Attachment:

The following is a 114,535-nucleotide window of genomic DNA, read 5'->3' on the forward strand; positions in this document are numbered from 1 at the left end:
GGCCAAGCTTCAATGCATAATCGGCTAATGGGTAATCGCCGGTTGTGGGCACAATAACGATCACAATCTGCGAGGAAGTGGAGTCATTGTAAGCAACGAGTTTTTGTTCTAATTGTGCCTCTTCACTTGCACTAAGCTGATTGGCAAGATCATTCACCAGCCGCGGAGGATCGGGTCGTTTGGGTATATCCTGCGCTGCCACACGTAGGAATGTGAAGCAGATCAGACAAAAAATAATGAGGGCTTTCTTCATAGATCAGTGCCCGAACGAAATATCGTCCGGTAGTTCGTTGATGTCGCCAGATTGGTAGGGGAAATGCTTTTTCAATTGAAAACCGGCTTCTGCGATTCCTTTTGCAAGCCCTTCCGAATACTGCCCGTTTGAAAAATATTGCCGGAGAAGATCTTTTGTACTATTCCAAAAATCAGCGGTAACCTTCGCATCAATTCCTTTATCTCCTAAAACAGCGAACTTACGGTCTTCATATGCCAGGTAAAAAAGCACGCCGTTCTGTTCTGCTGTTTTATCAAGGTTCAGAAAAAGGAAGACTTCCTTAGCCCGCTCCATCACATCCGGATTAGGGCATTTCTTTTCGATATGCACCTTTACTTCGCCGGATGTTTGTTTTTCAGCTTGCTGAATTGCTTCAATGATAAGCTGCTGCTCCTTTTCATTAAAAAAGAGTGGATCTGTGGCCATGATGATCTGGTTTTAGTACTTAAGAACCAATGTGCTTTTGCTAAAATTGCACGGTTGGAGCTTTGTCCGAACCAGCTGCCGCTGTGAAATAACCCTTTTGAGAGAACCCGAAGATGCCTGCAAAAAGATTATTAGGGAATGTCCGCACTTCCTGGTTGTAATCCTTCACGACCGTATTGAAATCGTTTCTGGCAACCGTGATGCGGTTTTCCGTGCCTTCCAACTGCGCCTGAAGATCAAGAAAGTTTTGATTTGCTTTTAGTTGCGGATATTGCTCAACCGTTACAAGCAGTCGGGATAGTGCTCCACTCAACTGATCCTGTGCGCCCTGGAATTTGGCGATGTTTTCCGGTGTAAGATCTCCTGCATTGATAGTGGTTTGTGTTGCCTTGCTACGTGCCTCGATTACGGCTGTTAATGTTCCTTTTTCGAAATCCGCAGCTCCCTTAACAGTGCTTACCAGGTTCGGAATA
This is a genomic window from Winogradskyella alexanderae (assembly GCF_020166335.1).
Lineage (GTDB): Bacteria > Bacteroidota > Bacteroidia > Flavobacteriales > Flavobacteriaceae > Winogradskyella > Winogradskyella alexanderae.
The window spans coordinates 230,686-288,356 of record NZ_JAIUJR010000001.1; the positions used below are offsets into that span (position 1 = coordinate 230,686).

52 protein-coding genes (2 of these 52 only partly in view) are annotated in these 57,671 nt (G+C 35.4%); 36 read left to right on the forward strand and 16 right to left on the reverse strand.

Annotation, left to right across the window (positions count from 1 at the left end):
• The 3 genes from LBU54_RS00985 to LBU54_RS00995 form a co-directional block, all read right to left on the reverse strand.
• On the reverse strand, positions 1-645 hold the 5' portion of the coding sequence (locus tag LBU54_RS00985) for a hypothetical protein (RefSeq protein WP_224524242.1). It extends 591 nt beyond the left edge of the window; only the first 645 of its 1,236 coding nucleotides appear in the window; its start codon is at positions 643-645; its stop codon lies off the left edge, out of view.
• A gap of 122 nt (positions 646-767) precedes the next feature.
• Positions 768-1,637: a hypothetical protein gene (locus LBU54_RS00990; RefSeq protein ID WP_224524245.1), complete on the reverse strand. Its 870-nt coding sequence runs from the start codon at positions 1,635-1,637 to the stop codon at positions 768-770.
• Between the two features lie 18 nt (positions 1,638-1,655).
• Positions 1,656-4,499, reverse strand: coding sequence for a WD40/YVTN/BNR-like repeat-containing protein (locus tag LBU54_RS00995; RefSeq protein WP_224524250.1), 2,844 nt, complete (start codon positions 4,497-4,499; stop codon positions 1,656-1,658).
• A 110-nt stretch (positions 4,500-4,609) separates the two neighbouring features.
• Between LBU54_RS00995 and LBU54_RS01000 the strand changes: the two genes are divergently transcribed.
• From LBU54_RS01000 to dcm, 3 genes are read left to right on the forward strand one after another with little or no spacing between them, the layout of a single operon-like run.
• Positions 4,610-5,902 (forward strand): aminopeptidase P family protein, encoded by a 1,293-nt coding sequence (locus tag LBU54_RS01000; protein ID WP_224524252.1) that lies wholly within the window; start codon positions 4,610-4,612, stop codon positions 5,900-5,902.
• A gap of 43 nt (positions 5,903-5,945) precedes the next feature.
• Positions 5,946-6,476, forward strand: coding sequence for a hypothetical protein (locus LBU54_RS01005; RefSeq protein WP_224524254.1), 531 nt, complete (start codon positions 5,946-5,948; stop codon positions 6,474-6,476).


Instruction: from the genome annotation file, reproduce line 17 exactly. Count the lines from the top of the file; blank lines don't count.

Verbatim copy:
• Positions 4,610-5,902 (forward strand): aminopeptidase P family protein, encoded by a 1,293-nt coding sequence (locus tag LBU54_RS01000; protein ID WP_224524252.1) that lies wholly within the window; start codon positions 4,610-4,612, stop codon positions 5,900-5,902.